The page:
Disorders of thyroid hormone action are classified broadly, to encompass conditions with defective cellular uptake, metabolism or nuclear action of thyroid hormones. Genomic thyroid hormone action is mediated via receptor subtypes (TRalpha, TRbeta) with differing tissue distributions. TRbeta-mediated Resistance to Thyroid Hormone (RTH) is characterised by elevated thyroid hormones, raised metabolic rate and cardiac hyperthyroidism but hepatic resistance (dyslipidaemia, steatosis). In contrast, TRalpha1-mediated RTH patients exhibit growth retardation, skeletal dysplasia and constipation together with reduced metabolic rate and cardiac hypothyroidism, with near-normal thyroid hormone levels. The contrasting phenotypes of TRalpha1 and beta- mediated RTH exemplify the differing importance of receptor subtypes in tissues, providing a rational basis for receptor-specific drug development. Mutations in SECISBP2 and TRU-TCA1-1 cause a multisystem disorder of defective selenoprotein synthesis, with features attributable both to tissue-specific selenoprotein deficiencies (e.g. male infertility, muscular dystrophy) and raised cellular reactive oxygen species due to lack of antioxidant selenoenzymes (e.g. photosensitivity, increased adipose mass and function). Additionally, patients have a characteristic biochemical signature resulting from impaired conversion of T4 to T3 via selenium-containing deiodinases. This presentation will describe clinical features of these conditions, which increase our understanding of thyroid hormone action and inform potential future therapeutic developments.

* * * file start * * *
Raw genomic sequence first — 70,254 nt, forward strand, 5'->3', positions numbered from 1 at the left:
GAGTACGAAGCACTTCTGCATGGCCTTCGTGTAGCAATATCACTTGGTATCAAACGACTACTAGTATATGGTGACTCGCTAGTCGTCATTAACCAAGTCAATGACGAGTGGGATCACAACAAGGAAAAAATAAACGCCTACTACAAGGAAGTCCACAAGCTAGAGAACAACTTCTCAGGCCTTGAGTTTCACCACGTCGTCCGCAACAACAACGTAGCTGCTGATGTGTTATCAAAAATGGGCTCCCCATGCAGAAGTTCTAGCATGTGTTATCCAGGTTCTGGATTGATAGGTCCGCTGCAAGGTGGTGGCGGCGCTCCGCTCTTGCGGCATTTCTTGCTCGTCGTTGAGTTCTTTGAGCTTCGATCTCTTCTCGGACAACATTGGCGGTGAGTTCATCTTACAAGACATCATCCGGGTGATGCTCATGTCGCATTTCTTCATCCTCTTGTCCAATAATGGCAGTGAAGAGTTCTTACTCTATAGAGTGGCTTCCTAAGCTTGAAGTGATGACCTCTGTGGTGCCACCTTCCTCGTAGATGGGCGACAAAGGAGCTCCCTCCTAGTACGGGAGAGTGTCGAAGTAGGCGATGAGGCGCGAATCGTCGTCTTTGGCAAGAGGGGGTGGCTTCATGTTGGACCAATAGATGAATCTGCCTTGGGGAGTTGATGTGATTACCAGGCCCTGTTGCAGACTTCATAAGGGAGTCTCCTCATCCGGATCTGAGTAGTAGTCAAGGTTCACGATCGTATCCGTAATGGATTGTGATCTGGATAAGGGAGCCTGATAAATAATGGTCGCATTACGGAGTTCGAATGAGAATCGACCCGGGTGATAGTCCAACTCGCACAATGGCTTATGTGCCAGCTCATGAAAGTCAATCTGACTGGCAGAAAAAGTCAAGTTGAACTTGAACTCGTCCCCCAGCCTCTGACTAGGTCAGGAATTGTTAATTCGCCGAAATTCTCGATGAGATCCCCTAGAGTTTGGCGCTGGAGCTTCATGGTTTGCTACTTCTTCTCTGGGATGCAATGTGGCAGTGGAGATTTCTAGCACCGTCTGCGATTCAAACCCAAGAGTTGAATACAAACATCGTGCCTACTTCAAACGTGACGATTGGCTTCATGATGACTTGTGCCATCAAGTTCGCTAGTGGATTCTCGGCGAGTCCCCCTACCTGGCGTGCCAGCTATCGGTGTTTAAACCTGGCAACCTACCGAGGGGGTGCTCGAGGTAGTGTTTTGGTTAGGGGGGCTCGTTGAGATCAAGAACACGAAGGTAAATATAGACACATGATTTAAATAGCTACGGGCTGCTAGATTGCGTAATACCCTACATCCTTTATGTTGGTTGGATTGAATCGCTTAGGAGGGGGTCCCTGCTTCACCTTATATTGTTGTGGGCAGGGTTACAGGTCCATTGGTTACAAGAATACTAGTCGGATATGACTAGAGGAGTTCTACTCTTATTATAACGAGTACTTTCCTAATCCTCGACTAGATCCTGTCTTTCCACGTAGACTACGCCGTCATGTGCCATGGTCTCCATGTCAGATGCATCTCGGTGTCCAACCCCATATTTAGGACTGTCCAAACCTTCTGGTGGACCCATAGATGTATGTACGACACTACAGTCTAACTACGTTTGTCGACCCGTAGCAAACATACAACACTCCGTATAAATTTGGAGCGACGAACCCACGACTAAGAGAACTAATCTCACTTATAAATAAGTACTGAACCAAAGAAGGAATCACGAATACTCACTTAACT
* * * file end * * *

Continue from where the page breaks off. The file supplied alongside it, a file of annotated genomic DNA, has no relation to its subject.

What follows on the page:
20 - 23 May 2017
European Society of Endocrinology